Story mfg on their earth-friendly clothes and why slow fashion is punk
Meet the Brighton-based designers behind your new favourite brand.
Photography Ashish Shah
Saeed and Katy Al-Rubeyi are the creative couple behind the beautiful all-natural vegan brand, Story mfg. Born out of a desire for a more authentic, fulfilling and kind approach to making clothes, their work is the very opposite of fast fashion. It’s so slow, in fact, that some of their dresses take six whole months to be created by a dedicated team of dyers, weavers, embroiderers and tailors based out of their atelier which sits deep in a forest in India. Celebrating the talent of artisan craftworkers, their sustainable products are all made from scratch and designed not just to create zero waste, but to actively benefit both the earth and their collaborators. Well worth the wait, then.
Story mfg (short for manufacturing, because they do it impeccably) design easy-fit, genderless clothing and accessories using vintage workwear construction methods: this stuff is made to last in the hope that you’ll buy less clothing and develop a more sustainable lifestyle. But when it does reach the end of its long life, their organic biodegradable products will return to the earth to become nutrient rich fertilisers. And if you don’t think that's almost as beautiful as the clothes themselves, then we probably can’t be friends anymore.
The brand’s aesthetic is informed by a shared love of vintage outdoor gear, an impressive collection of 70s T-shirts and a deep knowledge of natural dyes achieved only through extensive experimentation with indigo, tree bark and jackfruit. Staple looks include the loose cotton Peace Pants with plenty of pockets, the nostalgia-inducing Forager Jackets, and the beautiful patchworked crochet that appears as a scarf, as well as across the Daylight Dress and on the Polite Pullover, alongside a tiny embroidered mushroom.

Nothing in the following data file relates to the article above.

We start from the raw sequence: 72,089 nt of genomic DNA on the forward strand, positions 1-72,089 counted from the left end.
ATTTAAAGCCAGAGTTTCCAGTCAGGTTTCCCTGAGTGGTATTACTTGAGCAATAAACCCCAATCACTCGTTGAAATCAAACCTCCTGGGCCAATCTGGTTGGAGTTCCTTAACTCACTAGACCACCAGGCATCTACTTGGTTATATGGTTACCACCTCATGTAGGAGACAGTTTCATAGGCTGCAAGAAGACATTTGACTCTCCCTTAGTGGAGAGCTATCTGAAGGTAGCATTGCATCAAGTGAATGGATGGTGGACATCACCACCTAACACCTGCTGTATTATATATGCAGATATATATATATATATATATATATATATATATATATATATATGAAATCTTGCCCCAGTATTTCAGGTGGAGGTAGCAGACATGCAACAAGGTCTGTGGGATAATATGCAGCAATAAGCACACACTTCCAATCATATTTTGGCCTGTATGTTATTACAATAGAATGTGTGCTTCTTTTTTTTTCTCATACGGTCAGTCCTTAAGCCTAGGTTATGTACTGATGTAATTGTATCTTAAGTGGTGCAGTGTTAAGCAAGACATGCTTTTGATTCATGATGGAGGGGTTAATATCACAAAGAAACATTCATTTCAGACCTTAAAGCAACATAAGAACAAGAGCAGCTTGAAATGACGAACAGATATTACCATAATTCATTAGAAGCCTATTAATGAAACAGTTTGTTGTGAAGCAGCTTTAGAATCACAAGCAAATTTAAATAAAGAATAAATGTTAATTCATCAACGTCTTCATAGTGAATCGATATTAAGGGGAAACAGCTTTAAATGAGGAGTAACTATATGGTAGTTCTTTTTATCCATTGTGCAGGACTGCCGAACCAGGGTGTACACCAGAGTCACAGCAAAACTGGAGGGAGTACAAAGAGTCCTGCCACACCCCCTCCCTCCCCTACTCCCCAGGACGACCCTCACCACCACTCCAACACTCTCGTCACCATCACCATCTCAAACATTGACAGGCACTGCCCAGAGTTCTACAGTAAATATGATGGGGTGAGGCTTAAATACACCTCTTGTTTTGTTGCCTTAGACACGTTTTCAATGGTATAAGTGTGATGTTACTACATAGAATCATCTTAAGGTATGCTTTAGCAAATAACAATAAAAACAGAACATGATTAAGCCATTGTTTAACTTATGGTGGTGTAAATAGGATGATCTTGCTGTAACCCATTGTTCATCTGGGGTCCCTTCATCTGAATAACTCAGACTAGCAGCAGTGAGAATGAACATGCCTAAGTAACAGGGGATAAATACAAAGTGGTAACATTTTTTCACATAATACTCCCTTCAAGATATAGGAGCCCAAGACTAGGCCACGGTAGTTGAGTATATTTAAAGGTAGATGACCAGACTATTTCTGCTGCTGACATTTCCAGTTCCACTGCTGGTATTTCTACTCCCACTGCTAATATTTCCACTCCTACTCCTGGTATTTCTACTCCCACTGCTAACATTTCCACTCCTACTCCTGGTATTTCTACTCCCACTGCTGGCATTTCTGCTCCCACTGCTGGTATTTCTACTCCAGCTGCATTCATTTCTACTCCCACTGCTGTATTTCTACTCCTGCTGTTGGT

But it all began with a pair of jeans. Or, a dream pair of jeans, to be more exact. Saeed and Katy — whose backgrounds lie in trend forecasting and menswear — had come across a really interesting, naturally dyed and handwoven denim fabric that nobody else was working with due to its expensive and unusual nature. The couple made it happen. “That sort of became our process — always making and developing things from scratch rather than shopping around for ready made fabrics,” Saeed says. “It’s a challenging way to work because if you want something you have to be able to make it… so it took us about three years to have any patterned fabrics (until we started working with block printers), and five years to do knitwear.”
After successfully crowdsourcing the money to manufacture those jeans, made to order (via Reddit, of all places) the couple soon started work on a jacket and Story mfg began to take shape. “Over the next few years we started to develop our fabrics and styles until we had something that looked like a range, then a collection, and now we’re up to four collections a year!” Katy says. And although these days Story mfg is spotted on the likes of Bella Hadid and Hailey Bieber, that original motivation to produce things the designers covet themselves certainly hasn’t been lost, as Katy explains: “We make the kind of clothes we want to wear, in a way we wish all things we made.”
Impressed with their manifesto and obsessed with their designs, we caught up with Katy and Saeed to discuss the renewed appreciation of artisan crafts in 2020, why the mass exodus of creatives from capital cities might be good for the planet and the things you ought to know about their toy poodle called Party.
Do you think your respective upbringings have influenced the brand?
S: Hugely! Katy and I had really different upbringings on paper but I think we benefited from the same lessons. Katy grew up in the north east of England and I was raised largely between the Middle East and the UK (I’m mixed race Irish-Iraqi), but both our families really championed creativity and caring.